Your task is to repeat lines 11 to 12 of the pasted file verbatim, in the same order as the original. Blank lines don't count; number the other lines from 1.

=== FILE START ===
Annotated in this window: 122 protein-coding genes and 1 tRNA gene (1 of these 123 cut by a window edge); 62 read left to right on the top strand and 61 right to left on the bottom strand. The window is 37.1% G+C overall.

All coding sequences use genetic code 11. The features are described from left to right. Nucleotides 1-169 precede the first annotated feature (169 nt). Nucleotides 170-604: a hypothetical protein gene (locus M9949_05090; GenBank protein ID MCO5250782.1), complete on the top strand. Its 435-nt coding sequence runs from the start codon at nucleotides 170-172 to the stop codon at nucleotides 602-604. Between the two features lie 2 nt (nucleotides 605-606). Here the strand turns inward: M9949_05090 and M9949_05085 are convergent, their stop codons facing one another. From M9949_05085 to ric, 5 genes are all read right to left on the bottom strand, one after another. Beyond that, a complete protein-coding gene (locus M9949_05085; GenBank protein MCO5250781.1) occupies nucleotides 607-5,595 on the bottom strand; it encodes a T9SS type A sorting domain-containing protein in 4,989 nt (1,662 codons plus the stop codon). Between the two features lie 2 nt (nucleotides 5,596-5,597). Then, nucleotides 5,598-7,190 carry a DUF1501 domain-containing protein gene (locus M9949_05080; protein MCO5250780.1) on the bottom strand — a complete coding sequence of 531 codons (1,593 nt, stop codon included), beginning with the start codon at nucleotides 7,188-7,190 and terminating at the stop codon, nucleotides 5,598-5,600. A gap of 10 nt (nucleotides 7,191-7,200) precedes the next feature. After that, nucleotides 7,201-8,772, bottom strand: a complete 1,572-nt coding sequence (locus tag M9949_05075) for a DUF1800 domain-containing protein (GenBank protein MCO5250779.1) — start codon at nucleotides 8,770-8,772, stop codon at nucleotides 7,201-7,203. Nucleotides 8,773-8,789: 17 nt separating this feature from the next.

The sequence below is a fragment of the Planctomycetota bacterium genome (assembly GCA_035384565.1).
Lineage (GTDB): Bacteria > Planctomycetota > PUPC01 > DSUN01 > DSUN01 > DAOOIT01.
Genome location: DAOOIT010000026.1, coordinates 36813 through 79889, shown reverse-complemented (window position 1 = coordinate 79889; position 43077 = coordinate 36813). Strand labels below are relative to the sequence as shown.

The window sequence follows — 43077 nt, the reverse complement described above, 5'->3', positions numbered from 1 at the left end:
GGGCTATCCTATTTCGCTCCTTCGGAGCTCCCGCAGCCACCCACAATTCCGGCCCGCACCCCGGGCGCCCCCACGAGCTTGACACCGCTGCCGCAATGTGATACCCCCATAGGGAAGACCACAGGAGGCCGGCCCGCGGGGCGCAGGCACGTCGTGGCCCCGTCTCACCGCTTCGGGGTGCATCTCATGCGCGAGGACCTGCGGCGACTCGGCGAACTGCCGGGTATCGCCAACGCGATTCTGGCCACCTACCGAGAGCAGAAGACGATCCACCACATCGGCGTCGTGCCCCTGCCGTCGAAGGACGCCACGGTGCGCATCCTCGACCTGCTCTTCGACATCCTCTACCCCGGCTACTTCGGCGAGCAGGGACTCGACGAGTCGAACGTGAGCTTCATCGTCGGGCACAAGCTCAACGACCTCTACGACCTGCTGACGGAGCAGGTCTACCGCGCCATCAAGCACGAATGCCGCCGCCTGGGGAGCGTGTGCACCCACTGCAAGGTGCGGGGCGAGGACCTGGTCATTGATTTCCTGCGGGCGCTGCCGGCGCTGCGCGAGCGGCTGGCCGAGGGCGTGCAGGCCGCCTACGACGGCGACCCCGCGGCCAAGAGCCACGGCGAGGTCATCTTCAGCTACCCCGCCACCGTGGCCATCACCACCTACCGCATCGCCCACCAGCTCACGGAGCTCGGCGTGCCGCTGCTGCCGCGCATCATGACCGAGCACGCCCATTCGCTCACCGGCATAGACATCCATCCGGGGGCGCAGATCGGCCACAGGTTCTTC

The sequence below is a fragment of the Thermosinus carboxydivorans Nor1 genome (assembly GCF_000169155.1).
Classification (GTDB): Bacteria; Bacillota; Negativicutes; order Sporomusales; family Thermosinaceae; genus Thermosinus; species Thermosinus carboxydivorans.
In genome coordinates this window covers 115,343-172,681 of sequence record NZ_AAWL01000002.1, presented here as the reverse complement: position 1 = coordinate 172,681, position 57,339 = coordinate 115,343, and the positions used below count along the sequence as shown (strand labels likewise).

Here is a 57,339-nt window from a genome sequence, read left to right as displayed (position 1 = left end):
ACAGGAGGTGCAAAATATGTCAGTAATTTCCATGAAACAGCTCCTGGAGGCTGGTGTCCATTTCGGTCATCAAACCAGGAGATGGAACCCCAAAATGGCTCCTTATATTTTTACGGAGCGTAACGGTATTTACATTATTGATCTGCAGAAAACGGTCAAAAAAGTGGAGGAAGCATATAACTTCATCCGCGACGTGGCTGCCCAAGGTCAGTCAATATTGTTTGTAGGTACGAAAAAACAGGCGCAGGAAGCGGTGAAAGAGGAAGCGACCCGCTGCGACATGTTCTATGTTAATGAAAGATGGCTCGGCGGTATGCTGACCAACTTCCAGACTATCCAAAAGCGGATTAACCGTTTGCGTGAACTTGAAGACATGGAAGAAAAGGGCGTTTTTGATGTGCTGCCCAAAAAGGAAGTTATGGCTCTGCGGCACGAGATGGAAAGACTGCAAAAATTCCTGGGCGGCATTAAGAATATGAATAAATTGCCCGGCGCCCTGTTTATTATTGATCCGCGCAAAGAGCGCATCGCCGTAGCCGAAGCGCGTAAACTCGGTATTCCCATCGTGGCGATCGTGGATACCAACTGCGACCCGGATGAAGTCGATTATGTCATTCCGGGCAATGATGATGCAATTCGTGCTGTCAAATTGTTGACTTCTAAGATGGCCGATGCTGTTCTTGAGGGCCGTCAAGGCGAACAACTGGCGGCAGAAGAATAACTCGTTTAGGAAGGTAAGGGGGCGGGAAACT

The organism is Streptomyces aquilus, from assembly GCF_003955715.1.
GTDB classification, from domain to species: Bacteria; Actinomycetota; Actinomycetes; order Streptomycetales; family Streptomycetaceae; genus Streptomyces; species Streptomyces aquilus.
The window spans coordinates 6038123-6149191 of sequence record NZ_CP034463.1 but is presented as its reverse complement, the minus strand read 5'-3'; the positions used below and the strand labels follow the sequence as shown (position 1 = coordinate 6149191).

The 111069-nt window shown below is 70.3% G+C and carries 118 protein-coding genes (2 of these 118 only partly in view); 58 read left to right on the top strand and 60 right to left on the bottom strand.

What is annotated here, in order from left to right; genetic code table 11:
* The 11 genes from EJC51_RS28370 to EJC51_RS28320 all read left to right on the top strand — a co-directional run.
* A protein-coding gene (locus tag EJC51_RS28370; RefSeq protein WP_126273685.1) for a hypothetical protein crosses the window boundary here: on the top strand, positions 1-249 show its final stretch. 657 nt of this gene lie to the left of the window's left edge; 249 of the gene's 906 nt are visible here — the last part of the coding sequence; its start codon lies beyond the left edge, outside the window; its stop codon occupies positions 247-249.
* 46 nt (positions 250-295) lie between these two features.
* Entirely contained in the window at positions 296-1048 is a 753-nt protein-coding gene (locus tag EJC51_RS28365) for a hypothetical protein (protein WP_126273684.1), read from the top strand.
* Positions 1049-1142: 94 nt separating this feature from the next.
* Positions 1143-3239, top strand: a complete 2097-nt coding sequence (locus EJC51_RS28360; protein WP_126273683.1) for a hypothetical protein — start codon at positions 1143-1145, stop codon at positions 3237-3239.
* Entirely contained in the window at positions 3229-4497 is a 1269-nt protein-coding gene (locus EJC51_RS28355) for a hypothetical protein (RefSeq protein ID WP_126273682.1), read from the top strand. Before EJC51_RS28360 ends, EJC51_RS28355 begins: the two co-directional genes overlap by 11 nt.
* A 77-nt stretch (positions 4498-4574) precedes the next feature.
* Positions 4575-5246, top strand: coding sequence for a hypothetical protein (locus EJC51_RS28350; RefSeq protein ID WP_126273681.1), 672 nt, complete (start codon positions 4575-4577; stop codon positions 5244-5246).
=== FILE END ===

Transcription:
Here is a 57,339-nt window from a genome sequence, read left to right as displayed (position 1 = left end):
ACAGGAGGTGCAAAATATGTCAGTAATTTCCATGAAACAGCTCCTGGAGGCTGGTGTCCATTTCGGTCATCAAACCAGGAGATGGAACCCCAAAATGGCTCCTTATATTTTTACGGAGCGTAACGGTATTTACATTATTGATCTGCAGAAAACGGTCAAAAAAGTGGAGGAAGCATATAACTTCATCCGCGACGTGGCTGCCCAAGGTCAGTCAATATTGTTTGTAGGTACGAAAAAACAGGCGCAGGAAGCGGTGAAAGAGGAAGCGACCCGCTGCGACATGTTCTATGTTAATGAAAGATGGCTCGGCGGTATGCTGACCAACTTCCAGACTATCCAAAAGCGGATTAACCGTTTGCGTGAACTTGAAGACATGGAAGAAAAGGGCGTTTTTGATGTGCTGCCCAAAAAGGAAGTTATGGCTCTGCGGCACGAGATGGAAAGACTGCAAAAATTCCTGGGCGGCATTAAGAATATGAATAAATTGCCCGGCGCCCTGTTTATTATTGATCCGCGCAAAGAGCGCATCGCCGTAGCCGAAGCGCGTAAACTCGGTATTCCCATCGTGGCGATCGTGGATACCAACTGCGACCCGGATGAAGTCGATTATGTCATTCCGGGCAATGATGATGCAATTCGTGCTGTCAAATTGTTGACTTCTAAGATGGCCGATGCTGTTCTTGAGGGCCGTCAAGGCGAACAACTGGCGGCAGAAGAATAACTCGTTTAGGAAGGTAAGGGGGCGGGAAACT